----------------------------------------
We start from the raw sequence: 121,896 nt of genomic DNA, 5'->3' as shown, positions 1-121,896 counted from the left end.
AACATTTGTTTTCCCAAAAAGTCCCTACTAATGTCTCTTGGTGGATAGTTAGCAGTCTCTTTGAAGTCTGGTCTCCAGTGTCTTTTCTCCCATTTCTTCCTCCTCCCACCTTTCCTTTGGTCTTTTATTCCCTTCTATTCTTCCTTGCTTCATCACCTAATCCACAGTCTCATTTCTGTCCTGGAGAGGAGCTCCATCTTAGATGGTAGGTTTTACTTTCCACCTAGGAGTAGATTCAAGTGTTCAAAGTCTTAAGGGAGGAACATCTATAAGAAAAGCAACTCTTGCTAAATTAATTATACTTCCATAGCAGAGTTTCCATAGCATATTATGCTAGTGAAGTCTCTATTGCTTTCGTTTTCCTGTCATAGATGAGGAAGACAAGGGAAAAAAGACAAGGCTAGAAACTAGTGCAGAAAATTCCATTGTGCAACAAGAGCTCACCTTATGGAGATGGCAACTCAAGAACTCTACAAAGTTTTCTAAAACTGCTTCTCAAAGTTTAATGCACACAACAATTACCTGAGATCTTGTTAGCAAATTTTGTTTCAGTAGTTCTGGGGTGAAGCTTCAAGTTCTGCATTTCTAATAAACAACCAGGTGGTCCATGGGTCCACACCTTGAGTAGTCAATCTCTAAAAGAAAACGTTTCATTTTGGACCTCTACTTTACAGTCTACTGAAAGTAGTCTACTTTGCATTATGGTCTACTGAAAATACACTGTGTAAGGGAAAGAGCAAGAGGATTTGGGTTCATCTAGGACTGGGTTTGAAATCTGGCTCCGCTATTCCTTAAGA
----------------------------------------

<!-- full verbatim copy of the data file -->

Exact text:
We start from the raw sequence: 121,896 nt of genomic DNA, 5'->3' as shown, positions 1-121,896 counted from the left end.
AACATTTGTTTTCCCAAAAAGTCCCTACTAATGTCTCTTGGTGGATAGTTAGCAGTCTCTTTGAAGTCTGGTCTCCAGTGTCTTTTCTCCCATTTCTTCCTCCTCCCACCTTTCCTTTGGTCTTTTATTCCCTTCTATTCTTCCTTGCTTCATCACCTAATCCACAGTCTCATTTCTGTCCTGGAGAGGAGCTCCATCTTAGATGGTAGGTTTTACTTTCCACCTAGGAGTAGATTCAAGTGTTCAAAGTCTTAAGGGAGGAACATCTATAAGAAAAGCAACTCTTGCTAAATTAATTATACTTCCATAGCAGAGTTTCCATAGCATATTATGCTAGTGAAGTCTCTATTGCTTTCGTTTTCCTGTCATAGATGAGGAAGACAAGGGAAAAAAGACAAGGCTAGAAACTAGTGCAGAAAATTCCATTGTGCAACAAGAGCTCACCTTATGGAGATGGCAACTCAAGAACTCTACAAAGTTTTCTAAAACTGCTTCTCAAAGTTTAATGCACACAACAATTACCTGAGATCTTGTTAGCAAATTTTGTTTCAGTAGTTCTGGGGTGAAGCTTCAAGTTCTGCATTTCTAATAAACAACCAGGTGGTCCATGGGTCCACACCTTGAGTAGTCAATCTCTAAAAGAAAACGTTTCATTTTGGACCTCTACTTTACAGTCTACTGAAAGTAGTCTACTTTGCATTATGGTCTACTGAAAATACACTGTGTAAGGGAAAGAGCAAGAGGATTTGGGTTCATCTAGGACTGGGTTTGAAATCTGGCTCCGCTATTCCTTAAGA